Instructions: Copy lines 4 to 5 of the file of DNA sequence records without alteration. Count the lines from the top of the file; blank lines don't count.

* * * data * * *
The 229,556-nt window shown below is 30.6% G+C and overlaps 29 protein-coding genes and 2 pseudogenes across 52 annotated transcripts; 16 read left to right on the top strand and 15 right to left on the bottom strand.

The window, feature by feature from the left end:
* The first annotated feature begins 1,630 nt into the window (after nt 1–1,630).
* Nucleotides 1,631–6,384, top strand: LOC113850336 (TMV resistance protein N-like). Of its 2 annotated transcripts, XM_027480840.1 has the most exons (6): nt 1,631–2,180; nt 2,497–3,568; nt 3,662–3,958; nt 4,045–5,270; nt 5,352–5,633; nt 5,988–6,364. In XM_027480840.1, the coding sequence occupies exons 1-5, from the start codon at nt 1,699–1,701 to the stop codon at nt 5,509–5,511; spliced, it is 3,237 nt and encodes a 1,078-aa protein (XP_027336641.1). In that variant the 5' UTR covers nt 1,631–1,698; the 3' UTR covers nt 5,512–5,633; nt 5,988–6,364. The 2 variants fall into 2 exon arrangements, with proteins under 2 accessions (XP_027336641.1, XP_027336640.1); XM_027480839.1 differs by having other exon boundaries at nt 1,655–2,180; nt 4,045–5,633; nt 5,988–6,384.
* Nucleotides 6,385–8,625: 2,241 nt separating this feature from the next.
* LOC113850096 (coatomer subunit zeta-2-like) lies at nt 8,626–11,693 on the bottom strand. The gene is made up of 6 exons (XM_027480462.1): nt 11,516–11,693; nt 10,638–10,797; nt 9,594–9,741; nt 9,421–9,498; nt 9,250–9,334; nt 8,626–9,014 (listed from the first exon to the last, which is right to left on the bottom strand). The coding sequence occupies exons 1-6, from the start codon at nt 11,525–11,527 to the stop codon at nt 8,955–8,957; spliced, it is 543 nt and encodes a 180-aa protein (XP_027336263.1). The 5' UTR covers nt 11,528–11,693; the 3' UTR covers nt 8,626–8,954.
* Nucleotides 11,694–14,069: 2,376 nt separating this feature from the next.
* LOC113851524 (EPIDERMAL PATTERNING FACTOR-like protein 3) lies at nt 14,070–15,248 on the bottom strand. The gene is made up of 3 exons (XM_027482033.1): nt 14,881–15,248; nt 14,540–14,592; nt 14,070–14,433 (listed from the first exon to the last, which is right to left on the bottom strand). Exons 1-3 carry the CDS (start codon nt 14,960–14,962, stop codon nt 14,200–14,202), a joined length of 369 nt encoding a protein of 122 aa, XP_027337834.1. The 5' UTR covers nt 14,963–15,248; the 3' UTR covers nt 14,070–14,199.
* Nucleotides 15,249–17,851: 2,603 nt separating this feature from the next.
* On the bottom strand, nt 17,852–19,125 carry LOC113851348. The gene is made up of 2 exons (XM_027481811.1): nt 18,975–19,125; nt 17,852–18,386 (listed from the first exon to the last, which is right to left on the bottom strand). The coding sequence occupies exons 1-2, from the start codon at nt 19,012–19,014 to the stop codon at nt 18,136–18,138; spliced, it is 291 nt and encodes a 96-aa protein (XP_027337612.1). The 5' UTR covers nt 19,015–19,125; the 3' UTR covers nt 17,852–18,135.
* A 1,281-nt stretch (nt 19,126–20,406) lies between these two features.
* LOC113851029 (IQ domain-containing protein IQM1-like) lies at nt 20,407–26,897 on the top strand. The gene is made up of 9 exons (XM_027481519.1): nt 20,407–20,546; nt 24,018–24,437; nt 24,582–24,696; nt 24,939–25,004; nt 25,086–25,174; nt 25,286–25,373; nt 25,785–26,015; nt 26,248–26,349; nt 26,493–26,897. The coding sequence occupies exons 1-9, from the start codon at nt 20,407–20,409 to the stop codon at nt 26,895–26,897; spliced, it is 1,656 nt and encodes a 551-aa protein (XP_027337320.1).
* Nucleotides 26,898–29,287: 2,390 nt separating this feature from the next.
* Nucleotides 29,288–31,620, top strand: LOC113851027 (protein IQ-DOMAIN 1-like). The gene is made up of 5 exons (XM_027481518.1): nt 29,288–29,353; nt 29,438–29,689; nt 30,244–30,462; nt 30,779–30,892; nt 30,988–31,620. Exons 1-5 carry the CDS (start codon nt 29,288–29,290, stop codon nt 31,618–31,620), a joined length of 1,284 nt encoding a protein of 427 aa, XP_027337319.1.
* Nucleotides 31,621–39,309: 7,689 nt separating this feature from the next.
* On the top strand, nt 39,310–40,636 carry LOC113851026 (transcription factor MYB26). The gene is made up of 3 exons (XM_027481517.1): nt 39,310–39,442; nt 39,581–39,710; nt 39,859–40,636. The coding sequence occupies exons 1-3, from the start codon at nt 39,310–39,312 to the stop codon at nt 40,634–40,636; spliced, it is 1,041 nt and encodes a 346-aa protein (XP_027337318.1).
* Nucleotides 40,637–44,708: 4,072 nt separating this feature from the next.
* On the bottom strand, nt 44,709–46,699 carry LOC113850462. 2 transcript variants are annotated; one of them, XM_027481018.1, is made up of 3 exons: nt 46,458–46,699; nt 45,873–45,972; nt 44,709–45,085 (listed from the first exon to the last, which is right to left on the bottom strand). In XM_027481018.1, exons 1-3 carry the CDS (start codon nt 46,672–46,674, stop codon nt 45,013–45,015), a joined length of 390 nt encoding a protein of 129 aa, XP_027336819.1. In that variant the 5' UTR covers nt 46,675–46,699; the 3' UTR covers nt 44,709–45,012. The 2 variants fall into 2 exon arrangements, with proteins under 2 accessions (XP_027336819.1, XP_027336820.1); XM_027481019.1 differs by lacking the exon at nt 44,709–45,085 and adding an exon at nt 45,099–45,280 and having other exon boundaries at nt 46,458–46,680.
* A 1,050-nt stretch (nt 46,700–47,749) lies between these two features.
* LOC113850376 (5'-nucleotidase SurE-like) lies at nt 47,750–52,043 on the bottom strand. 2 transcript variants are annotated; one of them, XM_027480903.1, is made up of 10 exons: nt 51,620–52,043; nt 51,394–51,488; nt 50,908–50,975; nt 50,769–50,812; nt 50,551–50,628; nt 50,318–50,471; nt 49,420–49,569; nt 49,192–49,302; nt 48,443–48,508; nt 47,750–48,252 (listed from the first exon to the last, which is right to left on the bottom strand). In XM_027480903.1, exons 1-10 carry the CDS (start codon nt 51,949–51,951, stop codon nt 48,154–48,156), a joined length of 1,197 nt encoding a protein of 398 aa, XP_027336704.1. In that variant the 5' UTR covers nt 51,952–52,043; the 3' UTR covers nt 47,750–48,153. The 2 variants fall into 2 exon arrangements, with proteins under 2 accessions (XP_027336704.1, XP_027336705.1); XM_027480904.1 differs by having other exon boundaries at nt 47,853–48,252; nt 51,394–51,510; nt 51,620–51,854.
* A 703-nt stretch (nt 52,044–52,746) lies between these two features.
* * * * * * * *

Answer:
* Nucleotides 1,631–6,384, top strand: LOC113850336 (TMV resistance protein N-like). Of its 2 annotated transcripts, XM_027480840.1 has the most exons (6): nt 1,631–2,180; nt 2,497–3,568; nt 3,662–3,958; nt 4,045–5,270; nt 5,352–5,633; nt 5,988–6,364. In XM_027480840.1, the coding sequence occupies exons 1-5, from the start codon at nt 1,699–1,701 to the stop codon at nt 5,509–5,511; spliced, it is 3,237 nt and encodes a 1,078-aa protein (XP_027336641.1). In that variant the 5' UTR covers nt 1,631–1,698; the 3' UTR covers nt 5,512–5,633; nt 5,988–6,364. The 2 variants fall into 2 exon arrangements, with proteins under 2 accessions (XP_027336641.1, XP_027336640.1); XM_027480839.1 differs by having other exon boundaries at nt 1,655–2,180; nt 4,045–5,633; nt 5,988–6,384.
* Nucleotides 6,385–8,625: 2,241 nt separating this feature from the next.